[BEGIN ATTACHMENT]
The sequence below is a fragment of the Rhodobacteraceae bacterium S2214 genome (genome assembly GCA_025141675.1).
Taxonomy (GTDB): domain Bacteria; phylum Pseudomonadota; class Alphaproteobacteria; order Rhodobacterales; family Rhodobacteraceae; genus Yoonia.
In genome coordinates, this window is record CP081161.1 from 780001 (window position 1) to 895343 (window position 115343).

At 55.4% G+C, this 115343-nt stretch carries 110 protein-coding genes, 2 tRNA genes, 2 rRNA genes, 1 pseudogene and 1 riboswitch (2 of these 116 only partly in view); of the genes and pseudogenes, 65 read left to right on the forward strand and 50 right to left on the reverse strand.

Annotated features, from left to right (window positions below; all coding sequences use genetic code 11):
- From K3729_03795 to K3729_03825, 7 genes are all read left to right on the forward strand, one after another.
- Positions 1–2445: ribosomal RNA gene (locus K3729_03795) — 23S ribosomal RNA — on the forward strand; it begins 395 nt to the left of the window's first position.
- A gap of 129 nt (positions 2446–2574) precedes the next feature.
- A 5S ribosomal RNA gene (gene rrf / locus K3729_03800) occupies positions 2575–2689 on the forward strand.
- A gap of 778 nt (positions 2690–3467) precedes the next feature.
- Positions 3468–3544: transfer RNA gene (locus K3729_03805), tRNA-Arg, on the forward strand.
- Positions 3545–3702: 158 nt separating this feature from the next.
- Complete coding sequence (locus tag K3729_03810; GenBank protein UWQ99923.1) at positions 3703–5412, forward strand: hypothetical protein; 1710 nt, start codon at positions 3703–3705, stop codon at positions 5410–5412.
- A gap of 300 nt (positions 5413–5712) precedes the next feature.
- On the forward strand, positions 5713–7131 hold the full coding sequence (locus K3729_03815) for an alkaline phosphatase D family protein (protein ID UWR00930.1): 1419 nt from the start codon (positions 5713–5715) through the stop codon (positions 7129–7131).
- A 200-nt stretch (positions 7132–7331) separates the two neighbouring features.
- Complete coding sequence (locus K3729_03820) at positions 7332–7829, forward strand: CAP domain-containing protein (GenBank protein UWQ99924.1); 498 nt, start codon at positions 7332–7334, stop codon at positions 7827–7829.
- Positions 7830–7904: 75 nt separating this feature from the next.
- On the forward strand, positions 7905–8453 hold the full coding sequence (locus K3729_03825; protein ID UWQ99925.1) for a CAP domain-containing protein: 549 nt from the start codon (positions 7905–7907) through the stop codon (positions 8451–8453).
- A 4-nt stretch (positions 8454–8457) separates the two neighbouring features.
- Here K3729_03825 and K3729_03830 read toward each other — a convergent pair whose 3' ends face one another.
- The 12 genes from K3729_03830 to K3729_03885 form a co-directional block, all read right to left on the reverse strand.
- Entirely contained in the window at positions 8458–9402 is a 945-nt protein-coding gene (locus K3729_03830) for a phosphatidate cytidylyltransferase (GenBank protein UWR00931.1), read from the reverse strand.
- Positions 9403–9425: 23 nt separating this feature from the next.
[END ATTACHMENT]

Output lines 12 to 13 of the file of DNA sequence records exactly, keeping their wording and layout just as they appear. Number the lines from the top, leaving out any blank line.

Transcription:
- Positions 3545–3702: 158 nt separating this feature from the next.
- Complete coding sequence (locus tag K3729_03810; GenBank protein UWQ99923.1) at positions 3703–5412, forward strand: hypothetical protein; 1710 nt, start codon at positions 3703–3705, stop codon at positions 5410–5412.